Garden of Old House

Mid-summer bae-rong tree flowers in the front yard of Myungjae-gotek in Nonsan Choong-nam. Purple-flowered makmundong is also seen.

When most people think about a garden, they think of ruler-precise gardens at Chateau de Versailles or at an Italian villa, where it takes a lot of garden work. But in our country of Korea where gardens are deep in our lives, it is difficult to distinguish where exactly it begins and ends. Our ancestors considered the nature with its mountains and streams as gardens instead of artificially made ones. Because of this, many Korean people do not know about Korean-style gardens. Written and photo by Hwang Jin-soo

Our country’s 70% of land are mountainous. They are also completely full of forests. Many mountains with elevations of 1 km or so start from Baekdoodaegan mountain ranges, up north to south; they branch down to form landscapes with many small mountains and streams. There are many charming mountains with curved rivers and streams, and exquisite rocks. Because there were such mountains within an easy view over a fence wherever you built a home, there was no need to make a separate garden at home. Our ancestors considered the beautiful nature as own gardens, rather than building one inside a home. Even if one planted flowers and trees in a front yard, they could not be compared to the beauty of flowers and trees of the mountains. So all han-ok (Korean style houses) have gardens. Typically, people say that Korean style gardens are environment- friendly, it is more correct to say that it is an unique style of gardening resulting from the characteristic landscapes.

Ildo-gotek house in hwamyang, Kyung-nam; mid-summer jacaranda has flowered by the chimney inside the inner yard of the house.

Other things also influenced the style of gardens, such as components of politics, economics, society, and culture. Chosun (old Korea), due to its deep philosophical roots (yu-gyo), emphasized stability and self-control, and suppressed luxurious gardens. Those who retired from high official positions did make adequate sized, bangjiwon-dohyung type gardens (a formation of a small round island inside a squared pond), similar to gardens of a palace. Also, garden names and formations were centered on Sungri-hak (old Chinese philosophy), Buddhism, do-gyo, shinsun ideology, topography or own ideologies and desires, etc. Bangjiwon ponds also were symbolic expressions of ideologies such as Sungri-hak and chunwon-jibang (which means sky is round and ground is square Gardens are places where a human meets the nature.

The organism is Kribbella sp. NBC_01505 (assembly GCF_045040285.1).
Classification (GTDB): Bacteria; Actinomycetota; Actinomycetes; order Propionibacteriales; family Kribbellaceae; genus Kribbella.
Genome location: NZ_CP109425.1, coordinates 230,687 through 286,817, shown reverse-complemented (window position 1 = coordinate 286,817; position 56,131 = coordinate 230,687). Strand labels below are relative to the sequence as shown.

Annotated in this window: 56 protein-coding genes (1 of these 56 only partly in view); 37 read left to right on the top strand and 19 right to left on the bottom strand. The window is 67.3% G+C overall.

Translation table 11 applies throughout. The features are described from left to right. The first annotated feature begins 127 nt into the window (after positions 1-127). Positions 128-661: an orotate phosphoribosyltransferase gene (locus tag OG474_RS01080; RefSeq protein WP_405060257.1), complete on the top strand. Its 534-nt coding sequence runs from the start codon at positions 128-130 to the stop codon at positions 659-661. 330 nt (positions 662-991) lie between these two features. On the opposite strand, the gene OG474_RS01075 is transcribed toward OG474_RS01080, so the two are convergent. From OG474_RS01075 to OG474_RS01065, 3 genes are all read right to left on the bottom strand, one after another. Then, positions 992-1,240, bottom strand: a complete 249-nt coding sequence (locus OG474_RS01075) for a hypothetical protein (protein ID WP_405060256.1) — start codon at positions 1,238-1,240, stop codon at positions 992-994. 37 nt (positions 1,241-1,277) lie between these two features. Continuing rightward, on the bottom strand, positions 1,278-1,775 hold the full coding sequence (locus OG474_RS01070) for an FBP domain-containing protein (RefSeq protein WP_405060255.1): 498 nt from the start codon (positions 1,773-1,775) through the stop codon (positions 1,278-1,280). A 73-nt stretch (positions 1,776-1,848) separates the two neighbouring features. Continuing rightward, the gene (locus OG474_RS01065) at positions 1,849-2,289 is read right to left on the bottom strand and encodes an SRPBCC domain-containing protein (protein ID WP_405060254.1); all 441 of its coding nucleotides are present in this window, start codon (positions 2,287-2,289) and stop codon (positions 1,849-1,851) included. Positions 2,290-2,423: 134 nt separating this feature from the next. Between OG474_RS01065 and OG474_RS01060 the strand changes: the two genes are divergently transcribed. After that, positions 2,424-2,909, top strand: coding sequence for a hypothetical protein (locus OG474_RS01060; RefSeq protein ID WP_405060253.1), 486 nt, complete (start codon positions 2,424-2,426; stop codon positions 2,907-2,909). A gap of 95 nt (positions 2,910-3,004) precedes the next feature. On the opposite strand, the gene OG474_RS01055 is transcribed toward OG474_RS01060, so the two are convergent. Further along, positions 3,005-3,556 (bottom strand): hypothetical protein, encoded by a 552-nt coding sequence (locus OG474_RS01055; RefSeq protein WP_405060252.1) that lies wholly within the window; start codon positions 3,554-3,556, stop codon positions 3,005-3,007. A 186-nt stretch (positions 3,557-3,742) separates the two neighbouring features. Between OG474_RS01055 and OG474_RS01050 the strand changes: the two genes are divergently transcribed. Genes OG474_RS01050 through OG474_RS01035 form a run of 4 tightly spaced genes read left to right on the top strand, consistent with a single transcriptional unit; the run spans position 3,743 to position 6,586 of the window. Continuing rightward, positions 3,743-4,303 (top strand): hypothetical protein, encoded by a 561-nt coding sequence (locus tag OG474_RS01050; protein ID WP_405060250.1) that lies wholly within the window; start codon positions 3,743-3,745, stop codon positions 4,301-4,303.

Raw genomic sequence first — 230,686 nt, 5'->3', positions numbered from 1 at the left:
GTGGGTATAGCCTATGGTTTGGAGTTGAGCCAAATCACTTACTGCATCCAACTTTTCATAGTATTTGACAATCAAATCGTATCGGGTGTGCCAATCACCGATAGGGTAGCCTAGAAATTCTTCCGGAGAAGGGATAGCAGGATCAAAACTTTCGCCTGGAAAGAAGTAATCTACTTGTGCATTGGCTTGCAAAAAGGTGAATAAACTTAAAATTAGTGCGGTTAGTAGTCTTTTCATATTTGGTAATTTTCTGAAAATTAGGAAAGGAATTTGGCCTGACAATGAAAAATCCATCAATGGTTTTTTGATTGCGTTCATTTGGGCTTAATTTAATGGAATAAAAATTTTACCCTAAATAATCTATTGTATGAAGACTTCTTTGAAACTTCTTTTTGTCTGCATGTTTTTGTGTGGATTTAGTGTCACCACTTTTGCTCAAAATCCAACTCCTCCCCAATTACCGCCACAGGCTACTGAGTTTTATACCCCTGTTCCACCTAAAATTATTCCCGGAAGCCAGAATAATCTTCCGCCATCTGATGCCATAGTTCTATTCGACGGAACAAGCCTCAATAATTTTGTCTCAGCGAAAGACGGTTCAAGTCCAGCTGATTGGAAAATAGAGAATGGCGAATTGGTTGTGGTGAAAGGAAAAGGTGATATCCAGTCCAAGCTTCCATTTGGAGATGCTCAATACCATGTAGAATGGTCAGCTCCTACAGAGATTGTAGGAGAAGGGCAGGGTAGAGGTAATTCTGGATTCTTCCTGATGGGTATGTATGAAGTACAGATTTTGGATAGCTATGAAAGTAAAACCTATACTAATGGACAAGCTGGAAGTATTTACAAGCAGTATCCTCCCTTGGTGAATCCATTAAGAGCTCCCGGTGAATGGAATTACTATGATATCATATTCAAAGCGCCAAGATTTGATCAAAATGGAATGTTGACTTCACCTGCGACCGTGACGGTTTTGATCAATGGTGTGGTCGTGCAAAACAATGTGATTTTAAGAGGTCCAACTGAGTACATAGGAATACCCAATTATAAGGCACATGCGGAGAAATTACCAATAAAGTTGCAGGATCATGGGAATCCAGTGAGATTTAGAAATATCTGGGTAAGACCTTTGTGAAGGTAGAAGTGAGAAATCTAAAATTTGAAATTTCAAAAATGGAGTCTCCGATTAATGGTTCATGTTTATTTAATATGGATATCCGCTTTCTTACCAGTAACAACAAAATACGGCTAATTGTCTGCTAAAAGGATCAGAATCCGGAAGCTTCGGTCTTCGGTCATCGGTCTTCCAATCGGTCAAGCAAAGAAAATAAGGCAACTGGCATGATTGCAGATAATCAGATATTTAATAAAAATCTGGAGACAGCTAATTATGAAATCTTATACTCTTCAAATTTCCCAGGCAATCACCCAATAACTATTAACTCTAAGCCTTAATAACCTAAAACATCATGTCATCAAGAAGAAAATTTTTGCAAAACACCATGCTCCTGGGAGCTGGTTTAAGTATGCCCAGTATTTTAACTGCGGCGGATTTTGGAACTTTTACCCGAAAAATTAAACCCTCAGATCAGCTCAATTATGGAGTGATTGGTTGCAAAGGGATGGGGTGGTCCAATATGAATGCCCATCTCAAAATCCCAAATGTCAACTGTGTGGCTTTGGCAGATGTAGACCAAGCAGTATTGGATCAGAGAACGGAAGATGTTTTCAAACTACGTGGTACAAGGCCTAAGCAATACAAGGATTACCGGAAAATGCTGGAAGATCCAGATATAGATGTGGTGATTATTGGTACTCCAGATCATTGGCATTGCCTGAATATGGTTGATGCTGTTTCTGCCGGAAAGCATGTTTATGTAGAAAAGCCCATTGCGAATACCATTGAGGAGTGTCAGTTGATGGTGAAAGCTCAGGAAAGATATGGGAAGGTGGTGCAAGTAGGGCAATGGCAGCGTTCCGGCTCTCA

↑ Song-ha house in oeam folk village, A-san, Choong-nam; due to its wide yard, it looks like the house was built in the middle of path of pine trees. The yard has many planted flowers and looks like a wild field.

↓ Myungjae-gotek, Nonsan, Choong-nam; a flower garden under one side of a fence, coexisting of the architecture with plants is beautiful.

The nature’s gardens are complete when gazebos are built; without the gazebos, the nature is just the nature. When one builds a gazebo in a scenic area, it becomes a garden. The gazebo is a place for human beings to stay and view the nature; such is hard to find in other countries. The time of 4 years taking pictures of gardens….the nature’s embrace is always comfortable and generous and it is a healing space as well as a comfortable resting place for exhausted minds of daily life.

Hwang Jin-soo graduated from Hanyang University with a major of electric engineering and completed photographic design at Hong-ik University. Since 2001, he was active as a fashion photographer. In 2007 he started with documentary photowork of wang-gajaerae; works related to gardens were <Garden of God, Grave of Chosun King> (2009), <Korean Garden> (2012), etc. with other photoworks such as <Ten Years of Photos on the World Travel>. He plans to publish a photobook with a theme of Seoul this year.